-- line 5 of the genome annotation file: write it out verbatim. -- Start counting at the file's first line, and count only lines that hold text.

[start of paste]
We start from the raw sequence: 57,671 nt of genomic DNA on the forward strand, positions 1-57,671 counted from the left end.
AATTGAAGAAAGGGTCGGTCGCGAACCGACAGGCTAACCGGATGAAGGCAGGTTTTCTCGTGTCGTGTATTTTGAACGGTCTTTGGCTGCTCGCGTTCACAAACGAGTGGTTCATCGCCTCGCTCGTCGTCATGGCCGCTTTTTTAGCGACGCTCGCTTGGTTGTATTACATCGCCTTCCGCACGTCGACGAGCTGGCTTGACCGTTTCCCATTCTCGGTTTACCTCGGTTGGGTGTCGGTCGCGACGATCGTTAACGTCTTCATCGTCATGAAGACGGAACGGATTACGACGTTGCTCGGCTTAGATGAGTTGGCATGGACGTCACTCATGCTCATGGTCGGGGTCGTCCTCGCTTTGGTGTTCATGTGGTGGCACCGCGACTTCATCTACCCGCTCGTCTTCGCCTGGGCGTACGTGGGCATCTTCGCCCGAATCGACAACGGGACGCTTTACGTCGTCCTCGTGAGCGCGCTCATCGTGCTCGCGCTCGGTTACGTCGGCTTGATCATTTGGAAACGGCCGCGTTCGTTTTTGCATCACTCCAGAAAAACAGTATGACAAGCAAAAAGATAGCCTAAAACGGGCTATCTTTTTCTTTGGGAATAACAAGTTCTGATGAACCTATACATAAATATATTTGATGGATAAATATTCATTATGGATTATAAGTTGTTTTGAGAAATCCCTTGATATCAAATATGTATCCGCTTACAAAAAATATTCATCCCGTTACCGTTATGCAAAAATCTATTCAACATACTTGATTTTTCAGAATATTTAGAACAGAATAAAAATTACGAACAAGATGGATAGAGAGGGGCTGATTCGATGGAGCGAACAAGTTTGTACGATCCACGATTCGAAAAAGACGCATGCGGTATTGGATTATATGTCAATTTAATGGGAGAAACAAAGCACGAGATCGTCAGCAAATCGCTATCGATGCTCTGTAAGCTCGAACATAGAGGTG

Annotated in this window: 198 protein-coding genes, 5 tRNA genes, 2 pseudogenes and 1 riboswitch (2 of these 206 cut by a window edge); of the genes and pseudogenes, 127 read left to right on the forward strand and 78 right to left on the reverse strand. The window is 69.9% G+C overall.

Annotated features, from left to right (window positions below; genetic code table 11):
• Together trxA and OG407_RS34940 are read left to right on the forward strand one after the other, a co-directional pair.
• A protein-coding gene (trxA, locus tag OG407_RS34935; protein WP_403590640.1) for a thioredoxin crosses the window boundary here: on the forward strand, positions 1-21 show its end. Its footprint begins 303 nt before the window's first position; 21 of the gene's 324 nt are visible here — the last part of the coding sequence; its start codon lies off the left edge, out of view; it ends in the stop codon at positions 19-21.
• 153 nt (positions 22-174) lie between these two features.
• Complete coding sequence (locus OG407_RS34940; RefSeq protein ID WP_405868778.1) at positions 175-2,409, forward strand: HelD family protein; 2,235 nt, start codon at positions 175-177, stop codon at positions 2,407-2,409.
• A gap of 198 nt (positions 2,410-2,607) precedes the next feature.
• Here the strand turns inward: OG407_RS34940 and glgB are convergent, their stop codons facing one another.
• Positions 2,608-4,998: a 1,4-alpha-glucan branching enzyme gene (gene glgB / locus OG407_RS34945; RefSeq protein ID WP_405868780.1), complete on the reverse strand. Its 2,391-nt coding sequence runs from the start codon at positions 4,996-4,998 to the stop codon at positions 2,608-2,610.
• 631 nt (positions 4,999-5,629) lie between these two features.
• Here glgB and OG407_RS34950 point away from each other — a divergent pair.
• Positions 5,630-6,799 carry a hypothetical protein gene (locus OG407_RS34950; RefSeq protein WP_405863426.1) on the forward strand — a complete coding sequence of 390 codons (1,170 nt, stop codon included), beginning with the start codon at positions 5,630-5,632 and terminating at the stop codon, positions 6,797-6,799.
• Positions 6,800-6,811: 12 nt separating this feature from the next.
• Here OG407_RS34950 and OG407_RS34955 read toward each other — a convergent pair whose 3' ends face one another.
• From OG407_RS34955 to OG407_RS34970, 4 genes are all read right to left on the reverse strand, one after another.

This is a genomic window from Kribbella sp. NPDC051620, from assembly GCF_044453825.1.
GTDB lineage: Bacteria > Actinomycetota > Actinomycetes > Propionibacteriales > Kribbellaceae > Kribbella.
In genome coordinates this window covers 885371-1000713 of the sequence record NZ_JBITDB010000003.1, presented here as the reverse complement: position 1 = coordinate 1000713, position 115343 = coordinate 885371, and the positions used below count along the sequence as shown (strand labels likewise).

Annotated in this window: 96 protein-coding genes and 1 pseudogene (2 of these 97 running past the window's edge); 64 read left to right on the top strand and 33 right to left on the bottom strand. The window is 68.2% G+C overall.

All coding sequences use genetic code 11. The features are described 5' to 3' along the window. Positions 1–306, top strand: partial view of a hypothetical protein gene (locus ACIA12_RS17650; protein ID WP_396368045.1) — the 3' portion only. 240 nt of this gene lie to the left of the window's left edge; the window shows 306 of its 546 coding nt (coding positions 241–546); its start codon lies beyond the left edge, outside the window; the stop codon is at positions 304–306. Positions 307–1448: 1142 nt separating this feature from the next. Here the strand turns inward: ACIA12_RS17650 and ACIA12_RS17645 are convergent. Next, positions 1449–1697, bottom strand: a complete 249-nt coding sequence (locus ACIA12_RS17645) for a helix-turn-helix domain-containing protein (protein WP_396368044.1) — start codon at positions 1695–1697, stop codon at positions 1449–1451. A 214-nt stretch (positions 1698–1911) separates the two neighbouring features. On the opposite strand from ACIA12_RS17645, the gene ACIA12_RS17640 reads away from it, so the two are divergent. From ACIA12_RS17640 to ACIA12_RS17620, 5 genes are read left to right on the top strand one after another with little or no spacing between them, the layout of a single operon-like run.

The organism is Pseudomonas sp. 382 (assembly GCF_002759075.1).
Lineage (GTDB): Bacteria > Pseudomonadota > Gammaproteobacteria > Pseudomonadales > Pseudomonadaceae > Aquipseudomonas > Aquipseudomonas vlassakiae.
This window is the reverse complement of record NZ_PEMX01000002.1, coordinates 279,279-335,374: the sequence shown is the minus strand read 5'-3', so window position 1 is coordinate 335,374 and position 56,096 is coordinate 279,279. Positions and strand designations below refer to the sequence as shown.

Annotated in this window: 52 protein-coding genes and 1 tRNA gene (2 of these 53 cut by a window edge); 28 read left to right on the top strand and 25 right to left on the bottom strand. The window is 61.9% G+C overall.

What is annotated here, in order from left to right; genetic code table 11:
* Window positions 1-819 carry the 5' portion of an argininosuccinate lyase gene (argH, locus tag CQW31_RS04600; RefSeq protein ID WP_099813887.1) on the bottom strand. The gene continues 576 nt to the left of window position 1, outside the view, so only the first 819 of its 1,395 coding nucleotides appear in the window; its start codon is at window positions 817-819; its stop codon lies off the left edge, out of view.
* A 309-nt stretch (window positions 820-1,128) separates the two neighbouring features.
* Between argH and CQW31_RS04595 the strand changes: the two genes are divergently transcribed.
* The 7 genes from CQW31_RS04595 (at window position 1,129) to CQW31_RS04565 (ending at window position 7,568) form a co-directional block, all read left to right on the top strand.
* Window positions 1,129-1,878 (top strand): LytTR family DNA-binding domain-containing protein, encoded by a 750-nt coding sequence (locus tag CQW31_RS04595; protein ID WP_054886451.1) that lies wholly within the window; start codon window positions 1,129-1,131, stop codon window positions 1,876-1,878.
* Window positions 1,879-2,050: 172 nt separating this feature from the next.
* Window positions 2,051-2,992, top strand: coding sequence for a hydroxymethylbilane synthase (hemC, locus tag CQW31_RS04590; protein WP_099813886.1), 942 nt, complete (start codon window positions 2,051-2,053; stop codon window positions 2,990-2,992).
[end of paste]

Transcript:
• Together trxA and OG407_RS34940 are read left to right on the forward strand one after the other, a co-directional pair.